Efforts underway to designate Bay of Green Bay a national research reserve
GREEN BAY, Wis. (WBAY) - The world’s largest freshwater estuary, the Bay of Green Bay, may one day receive a prestigious designation.
An effort is underway to recognize the bay as a national reserve.
After a 30-year effort to clean up, restore and protect the Bay of Green Bay, the University of Wisconsin-Green Bay, in partnership with local and national agencies, is leading the charge to continue that momentum by having the bay recognized as a National Estuarine Research Reserve.
“There’s been really tremendous work on restoration, on clean-up of the Fox River, the Cat Island Chains, so we really see this as an opportunity to celebrate all that’s happened and think about what the future of our area will look like around water,” says Emily Tyner, UW-Green Bay Director of Freshwater Strategy.
The national reserve designation is given by NOAA, the National Oceanic and Atmospheric Administration, and would mean more than $1 million in federal and state funding per year for water research, education, stewardship and training starting in 2024.
“Because this is the world’s largest freshwater estuary, we hope that it would attract international attention. Researchers who care about freshwater systems and are doing restoration work in their areas can come and see what we’ve done on Green Bay and learn from us here,” says Tyner.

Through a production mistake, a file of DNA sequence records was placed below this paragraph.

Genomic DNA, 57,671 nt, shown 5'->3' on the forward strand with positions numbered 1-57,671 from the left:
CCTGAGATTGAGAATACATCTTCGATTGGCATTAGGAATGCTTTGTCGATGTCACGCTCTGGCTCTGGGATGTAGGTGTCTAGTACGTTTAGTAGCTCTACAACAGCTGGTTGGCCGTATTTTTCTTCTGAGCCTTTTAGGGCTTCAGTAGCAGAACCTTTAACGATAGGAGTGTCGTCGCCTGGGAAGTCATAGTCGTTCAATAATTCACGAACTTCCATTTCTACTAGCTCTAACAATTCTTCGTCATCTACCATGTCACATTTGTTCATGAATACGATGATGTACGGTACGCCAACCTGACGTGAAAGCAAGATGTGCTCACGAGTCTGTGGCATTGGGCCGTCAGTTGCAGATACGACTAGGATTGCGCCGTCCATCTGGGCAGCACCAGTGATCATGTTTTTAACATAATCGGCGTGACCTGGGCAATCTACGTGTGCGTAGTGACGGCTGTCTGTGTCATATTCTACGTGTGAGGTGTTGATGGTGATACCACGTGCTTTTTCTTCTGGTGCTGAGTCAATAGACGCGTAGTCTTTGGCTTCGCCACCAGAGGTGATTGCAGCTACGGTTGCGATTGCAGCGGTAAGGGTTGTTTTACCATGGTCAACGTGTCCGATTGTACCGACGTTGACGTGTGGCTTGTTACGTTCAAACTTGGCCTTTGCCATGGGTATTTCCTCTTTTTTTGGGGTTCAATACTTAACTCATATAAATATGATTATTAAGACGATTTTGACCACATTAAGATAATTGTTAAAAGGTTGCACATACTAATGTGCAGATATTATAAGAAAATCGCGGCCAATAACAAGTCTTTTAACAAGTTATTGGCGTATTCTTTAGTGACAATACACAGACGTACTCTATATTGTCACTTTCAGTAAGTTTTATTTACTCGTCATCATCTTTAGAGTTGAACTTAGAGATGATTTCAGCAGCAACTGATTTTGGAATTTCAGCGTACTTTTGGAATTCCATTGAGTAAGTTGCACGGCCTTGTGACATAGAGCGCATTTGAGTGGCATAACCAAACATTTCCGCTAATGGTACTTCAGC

While a lot of progress has been made, the bay continues to face challenges -- and those working on continued conservation efforts says the designation will only further the cause.
“There’s a lot of areas around the Great Lakes that have significant water quality issues and so to have this designation would really just bring a lot of attention to the issues we still are facing,” says Erin Houghton, NEW Water Watershed Programs Manager. “Trying to really reduce the amount of sediment and excess nutrients coming from the surrounding landscape, from numerous sources, but really in an effort to try and improve water quality.”
One of the highlights of the NERR designation would be a state-of-the-art visitor center.
“That’s going to have education exhibits, dorm space, boat access, and a wet and dry lab, potentially a movie theater, other reserves have little movie theaters in them, kind of a central hub to organize and talk about and celebrate water,” explains Tyner.
To raise awareness and support, UW-Green Bay, local officials and representatives of NOAA are hosting a virtual public kick-off event on April 12 at 4 P.M. featuring U.S. Senator Tammy Baldwin and U.S. Congressman Mike Gallagher.
For information on how to take part, visit https://www.uwgb.edu/national-estuarine-research-reserves/
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